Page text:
In addition to the elected senators, the Senate has nine designated senators (eight since the death of one in 1991), all of whom serve eight-year terms. The Supreme Court names two from the ranks of former members of the court and one who has served as comptroller general. Cosena designates four senators, each a former commander of each of the armed services who held that post for at least two years. Finally, the president of the republic designates two senators, one who has been a university president and the other a government minister (Article 45). All former presidents who remain in office for at least six years of the eight-year term are automatically senators for life. Pinochet, the only former president alive when the current Senate was installed in March 1990, opted instead to remain commander in chief of the army, a post that is constitutionally excluded from a senatorial position. The appointed senators played a somewhat surprising role in the Aylwin government by not always acting in unity with the rightist opposition, as the government feared they would. Indeed, these senators occasionally served as bridges between the government and the armed forces, helping to diffuse tensions and avert misunderstandings.
The Chamber of Deputies carries out its duties by means of thirteen permanent commissions, each one of which is composed of thirteen deputies. The Senate has eighteen commissions, each with five members. Most of the commissions correspond to a ministry responsible for a similar substantive area. Mixed commissions, composed of members from both houses, are charged with resolving discrepancies between the houses on particular pieces of legislation.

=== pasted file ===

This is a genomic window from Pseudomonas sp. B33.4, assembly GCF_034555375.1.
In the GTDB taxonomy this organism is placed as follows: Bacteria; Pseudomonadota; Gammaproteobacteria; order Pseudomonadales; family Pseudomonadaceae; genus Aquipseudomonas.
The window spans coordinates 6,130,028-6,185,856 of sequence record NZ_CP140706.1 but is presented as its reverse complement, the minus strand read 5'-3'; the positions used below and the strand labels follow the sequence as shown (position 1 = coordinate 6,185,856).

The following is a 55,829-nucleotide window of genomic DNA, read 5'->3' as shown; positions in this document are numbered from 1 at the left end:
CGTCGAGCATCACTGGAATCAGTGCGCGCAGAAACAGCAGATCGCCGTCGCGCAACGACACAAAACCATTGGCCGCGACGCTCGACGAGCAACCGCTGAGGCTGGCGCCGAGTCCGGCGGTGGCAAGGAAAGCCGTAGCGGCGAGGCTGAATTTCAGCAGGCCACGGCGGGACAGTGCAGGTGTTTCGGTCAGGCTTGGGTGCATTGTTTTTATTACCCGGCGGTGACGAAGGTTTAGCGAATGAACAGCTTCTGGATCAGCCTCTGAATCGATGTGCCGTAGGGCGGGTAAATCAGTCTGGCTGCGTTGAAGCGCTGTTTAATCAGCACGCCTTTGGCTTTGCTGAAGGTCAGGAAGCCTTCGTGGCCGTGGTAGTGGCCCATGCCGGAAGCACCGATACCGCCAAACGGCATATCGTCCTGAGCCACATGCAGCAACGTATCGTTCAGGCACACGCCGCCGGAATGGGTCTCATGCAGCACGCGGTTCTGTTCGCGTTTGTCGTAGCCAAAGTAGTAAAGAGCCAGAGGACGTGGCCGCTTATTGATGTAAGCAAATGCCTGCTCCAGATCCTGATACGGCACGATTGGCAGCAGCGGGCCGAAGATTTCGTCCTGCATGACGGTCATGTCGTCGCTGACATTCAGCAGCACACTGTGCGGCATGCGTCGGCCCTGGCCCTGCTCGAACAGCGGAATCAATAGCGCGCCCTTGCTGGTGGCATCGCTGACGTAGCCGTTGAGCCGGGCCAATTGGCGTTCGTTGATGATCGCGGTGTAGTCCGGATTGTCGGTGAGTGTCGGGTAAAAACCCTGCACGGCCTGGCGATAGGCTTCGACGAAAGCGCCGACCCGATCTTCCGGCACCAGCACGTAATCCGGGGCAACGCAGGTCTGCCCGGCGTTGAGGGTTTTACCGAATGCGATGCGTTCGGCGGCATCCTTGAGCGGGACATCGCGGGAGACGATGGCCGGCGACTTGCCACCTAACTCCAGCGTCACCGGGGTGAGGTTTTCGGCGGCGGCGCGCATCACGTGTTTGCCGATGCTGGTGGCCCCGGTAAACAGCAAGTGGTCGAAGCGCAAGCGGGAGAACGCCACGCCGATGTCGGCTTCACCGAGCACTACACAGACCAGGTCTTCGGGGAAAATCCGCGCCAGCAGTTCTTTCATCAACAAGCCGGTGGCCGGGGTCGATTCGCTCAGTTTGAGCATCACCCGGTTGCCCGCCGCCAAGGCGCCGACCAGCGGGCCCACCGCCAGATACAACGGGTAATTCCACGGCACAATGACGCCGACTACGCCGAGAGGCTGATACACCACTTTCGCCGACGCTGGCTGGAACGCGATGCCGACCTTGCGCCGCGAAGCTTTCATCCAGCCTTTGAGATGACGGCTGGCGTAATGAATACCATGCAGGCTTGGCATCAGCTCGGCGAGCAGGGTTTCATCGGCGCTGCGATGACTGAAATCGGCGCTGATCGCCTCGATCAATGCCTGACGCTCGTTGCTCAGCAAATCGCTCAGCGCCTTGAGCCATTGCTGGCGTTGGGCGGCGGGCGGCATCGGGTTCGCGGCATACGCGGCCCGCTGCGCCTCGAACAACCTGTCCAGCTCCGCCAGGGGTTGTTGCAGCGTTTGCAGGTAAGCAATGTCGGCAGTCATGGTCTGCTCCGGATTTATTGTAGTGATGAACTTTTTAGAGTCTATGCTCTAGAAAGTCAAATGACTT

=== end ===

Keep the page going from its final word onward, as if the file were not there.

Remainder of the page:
The constitution establishes a hierarchy of laws that must be approved by majorities of various sizes. Ordinary laws are approved by a simple majority of the members present in both chambers. Laws requiring a qualified quorum must be approved by an absolute majority of all legislators. An example would be a law redefining the boundaries of regions or provinces. Organic constitutional laws, designed to complement the constitution on key matters, require approval by four-sevenths of all members to be modified, repealed, or enacted into law. Finally, laws interpreting the constitution require the approval of three- fifths of all legislators for enactment.